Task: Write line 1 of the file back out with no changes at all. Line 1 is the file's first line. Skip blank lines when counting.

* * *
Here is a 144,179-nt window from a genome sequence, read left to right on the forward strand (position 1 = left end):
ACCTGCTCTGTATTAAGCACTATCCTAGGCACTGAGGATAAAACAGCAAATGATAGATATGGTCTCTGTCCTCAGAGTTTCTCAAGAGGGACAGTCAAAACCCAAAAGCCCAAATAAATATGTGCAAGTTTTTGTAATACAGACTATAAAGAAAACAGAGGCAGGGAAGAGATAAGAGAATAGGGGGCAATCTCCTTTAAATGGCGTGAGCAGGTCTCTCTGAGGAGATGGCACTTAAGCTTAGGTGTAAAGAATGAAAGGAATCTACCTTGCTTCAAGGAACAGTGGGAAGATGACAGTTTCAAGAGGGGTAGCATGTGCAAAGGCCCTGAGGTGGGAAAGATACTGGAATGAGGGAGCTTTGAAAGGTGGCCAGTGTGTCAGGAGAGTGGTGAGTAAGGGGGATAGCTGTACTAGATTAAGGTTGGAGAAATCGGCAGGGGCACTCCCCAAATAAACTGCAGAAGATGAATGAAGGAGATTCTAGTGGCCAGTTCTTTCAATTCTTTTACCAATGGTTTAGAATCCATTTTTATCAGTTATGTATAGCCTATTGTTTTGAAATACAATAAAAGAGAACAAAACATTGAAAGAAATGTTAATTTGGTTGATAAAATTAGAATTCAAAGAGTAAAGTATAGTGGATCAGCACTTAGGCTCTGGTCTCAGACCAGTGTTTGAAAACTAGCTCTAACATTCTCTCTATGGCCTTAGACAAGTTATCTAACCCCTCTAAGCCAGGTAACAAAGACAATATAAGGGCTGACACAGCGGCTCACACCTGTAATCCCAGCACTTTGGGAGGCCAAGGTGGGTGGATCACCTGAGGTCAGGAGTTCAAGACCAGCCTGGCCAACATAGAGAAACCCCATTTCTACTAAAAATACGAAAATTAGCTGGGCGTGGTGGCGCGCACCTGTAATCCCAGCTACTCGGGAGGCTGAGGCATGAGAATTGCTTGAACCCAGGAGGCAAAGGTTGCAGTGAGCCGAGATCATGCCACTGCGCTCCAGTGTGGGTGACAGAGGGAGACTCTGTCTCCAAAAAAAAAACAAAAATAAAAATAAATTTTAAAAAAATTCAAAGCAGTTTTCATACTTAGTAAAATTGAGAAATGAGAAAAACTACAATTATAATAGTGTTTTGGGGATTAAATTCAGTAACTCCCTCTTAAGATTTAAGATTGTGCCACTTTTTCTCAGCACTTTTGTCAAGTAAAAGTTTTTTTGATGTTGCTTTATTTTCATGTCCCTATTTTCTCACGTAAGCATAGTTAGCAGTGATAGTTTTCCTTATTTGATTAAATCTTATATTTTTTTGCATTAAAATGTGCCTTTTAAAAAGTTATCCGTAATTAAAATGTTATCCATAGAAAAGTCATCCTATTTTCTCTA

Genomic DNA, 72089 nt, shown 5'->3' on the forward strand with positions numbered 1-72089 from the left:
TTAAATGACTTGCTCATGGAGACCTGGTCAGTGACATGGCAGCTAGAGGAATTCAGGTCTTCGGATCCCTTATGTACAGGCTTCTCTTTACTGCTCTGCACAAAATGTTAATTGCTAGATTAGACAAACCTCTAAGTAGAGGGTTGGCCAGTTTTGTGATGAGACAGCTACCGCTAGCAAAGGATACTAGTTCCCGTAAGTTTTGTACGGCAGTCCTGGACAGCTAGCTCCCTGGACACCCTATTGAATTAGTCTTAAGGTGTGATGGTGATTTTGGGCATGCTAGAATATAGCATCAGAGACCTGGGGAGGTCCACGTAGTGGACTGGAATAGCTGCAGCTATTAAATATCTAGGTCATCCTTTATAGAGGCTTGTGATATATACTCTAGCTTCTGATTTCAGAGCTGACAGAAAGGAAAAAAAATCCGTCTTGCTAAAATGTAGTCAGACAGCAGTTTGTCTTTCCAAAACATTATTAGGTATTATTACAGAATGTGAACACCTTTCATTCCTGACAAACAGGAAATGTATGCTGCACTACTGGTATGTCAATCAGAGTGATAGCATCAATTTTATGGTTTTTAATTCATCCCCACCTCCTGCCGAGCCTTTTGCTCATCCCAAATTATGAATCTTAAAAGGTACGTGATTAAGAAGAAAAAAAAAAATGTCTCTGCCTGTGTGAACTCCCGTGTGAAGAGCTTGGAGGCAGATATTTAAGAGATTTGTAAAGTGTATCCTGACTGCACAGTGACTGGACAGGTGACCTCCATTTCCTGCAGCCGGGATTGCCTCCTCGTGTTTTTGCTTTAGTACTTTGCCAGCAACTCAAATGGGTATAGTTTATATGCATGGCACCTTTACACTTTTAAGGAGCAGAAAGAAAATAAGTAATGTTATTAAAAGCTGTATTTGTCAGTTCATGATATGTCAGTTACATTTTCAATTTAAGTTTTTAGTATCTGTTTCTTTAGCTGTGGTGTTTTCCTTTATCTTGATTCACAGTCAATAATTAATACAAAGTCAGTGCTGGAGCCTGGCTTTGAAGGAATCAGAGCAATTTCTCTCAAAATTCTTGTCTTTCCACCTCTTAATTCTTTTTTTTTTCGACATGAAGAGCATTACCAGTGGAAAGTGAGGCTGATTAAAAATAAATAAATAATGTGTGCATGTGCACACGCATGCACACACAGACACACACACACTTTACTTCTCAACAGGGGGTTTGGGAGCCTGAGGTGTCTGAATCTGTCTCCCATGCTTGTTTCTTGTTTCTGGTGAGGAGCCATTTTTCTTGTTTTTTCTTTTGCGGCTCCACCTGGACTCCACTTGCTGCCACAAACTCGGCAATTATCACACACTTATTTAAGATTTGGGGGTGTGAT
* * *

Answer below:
Here is a 144,179-nt window from a genome sequence, read left to right on the forward strand (position 1 = left end):